Bottom Line: The four serotypes did not differ in mean titer.While serotypes did not differ in their average response to Dcr-2 knockdown, strains within serotypes showed significant differences in their sensitivity to Dcr-2 knockdown.Moreover, knockdown of three additional components of the RNAi pathway, Argonaute 2 (Ago-2), Dcr-1 and Ago-1, also resulted in a significant increase in replication of the two DENV strains tested, and the magnitude of this increase was similar to that resulting from Dcr-2 knockdown.

View Article: PubMed Central - HTML - PubMed

Affiliation: Molecular Biology Program, New Mexico State University, Las Cruces, NM 88003, USA.

ABSTRACT

Background: Mosquito-borne dengue virus (DENV, genus Flavivirus) has emerged as a major threat to global human health in recent decades, and novel strategies to contain the escalating dengue fever pandemic are urgently needed. RNA interference (RNAi) induced by exogenous small interfering RNAs (siRNAs) has shown promise for treatment of flavivirus infections in hosts and prevention of transmission by vectors. However, the impact of RNAi triggered by authentic virus infection on replication of DENV, or any flavivirus, has received little study. The objectives of the current study were threefold: first, to assess the utility of Drosophila melanogaster S2 cells for the study of DENV, second to investigate the impact of multiple enzymes in the RNAi pathway on DENV replication; and third to test for variation in the response of the four serotypes of DENV to modulation of RNAi.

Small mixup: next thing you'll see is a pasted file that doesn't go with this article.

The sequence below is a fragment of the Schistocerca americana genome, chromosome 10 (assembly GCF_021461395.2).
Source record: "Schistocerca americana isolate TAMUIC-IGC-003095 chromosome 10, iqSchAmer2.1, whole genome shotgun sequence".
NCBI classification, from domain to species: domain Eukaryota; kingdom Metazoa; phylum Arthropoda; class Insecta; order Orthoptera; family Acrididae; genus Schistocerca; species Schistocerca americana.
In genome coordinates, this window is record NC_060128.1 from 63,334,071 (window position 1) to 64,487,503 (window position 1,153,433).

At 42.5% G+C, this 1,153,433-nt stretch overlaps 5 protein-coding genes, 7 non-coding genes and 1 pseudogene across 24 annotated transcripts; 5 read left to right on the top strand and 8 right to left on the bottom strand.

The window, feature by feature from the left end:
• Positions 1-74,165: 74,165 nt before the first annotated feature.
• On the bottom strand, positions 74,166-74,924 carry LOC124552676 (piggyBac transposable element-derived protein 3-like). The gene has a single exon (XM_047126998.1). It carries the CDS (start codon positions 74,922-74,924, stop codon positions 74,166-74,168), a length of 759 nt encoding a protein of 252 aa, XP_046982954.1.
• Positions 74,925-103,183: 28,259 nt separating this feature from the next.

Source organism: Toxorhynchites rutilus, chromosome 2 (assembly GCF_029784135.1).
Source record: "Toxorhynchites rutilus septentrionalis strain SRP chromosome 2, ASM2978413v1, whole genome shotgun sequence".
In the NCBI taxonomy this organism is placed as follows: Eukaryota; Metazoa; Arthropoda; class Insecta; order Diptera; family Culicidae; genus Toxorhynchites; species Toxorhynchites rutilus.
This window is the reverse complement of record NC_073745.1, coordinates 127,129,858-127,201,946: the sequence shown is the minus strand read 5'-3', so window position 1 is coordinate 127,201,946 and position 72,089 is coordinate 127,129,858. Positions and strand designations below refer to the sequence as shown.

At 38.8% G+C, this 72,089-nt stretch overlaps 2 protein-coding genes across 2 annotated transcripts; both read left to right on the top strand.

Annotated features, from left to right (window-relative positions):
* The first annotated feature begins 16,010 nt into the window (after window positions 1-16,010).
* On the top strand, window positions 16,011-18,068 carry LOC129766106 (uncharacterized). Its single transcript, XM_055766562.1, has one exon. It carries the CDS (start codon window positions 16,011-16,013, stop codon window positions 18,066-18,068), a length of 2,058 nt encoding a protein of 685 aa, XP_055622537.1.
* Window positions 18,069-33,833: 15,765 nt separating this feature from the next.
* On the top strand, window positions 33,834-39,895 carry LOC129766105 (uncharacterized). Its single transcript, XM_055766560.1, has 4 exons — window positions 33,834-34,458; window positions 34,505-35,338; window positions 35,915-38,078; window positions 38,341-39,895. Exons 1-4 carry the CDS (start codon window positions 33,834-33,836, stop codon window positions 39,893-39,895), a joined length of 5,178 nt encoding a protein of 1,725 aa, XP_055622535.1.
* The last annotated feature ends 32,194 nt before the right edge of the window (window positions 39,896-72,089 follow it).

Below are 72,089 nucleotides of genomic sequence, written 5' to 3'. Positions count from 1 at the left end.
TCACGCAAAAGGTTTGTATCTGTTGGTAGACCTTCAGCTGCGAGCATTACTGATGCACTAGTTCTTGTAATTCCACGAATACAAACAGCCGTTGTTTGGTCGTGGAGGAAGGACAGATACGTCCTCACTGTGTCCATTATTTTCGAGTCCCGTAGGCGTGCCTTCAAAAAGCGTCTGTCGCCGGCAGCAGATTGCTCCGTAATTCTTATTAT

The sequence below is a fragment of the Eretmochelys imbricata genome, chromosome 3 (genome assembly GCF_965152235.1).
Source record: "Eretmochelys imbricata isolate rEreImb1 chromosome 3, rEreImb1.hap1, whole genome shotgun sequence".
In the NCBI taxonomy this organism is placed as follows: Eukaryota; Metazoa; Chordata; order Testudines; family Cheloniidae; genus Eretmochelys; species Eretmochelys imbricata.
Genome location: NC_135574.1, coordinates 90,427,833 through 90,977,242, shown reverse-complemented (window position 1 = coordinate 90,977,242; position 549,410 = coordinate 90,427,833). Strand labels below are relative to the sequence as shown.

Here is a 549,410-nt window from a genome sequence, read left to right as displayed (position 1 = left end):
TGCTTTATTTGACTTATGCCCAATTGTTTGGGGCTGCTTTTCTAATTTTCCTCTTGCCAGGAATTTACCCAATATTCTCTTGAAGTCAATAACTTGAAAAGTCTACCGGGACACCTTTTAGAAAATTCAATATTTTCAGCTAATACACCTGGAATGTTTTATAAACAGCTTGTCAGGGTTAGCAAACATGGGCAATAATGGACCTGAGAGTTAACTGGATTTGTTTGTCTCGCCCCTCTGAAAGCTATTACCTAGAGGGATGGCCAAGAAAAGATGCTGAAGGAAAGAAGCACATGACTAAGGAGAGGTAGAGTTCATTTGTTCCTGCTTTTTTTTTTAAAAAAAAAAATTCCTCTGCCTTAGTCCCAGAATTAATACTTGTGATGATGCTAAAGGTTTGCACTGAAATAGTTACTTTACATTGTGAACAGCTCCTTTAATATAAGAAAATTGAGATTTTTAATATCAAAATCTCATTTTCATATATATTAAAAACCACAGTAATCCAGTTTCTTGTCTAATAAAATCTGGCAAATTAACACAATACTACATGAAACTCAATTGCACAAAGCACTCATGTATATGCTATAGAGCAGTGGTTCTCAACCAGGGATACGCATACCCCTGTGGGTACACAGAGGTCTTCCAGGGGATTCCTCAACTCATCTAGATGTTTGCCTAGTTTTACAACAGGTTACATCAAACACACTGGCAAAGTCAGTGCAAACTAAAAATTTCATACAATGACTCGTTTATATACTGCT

Results: Three strains from each of the four DENV serotypes showed replication in S2 cells following infection at multiplicity of infection (MOI) 0.1 and MOI 10; each strain achieved titers > 4.0 log10pfu/ml five days after infection at MOI 10. The four serotypes did not differ in mean titer. S2 cells infected with DENV-1, 2, 3 or 4 produced siRNAs, indicating that infection triggered an RNAi response. Knockdown of one of the major enzymes in the RNAi pathway, Dicer-2 (Dcr-2), resulted in a 10 to 100-fold enhancement of replication of all twelve strains of DENV in S2 cells. While serotypes did not differ in their average response to Dcr-2 knockdown, strains within serotypes showed significant differences in their sensitivity to Dcr-2 knockdown. Moreover, knockdown of three additional components of the RNAi pathway, Argonaute 2 (Ago-2), Dcr-1 and Ago-1, also resulted in a significant increase in replication of the two DENV strains tested, and the magnitude of this increase was similar to that resulting from Dcr-2 knockdown.

Conclusions: These findings indicate that DENV can replicate in Drosophila S2 cells and that the RNAi pathway plays a role in modulating DENV replication in these cells. S2 cells offer a useful cell culture model for evaluation of the interaction between DENV and the RNAi response.

Show MeSH
Related in: MedlinePlus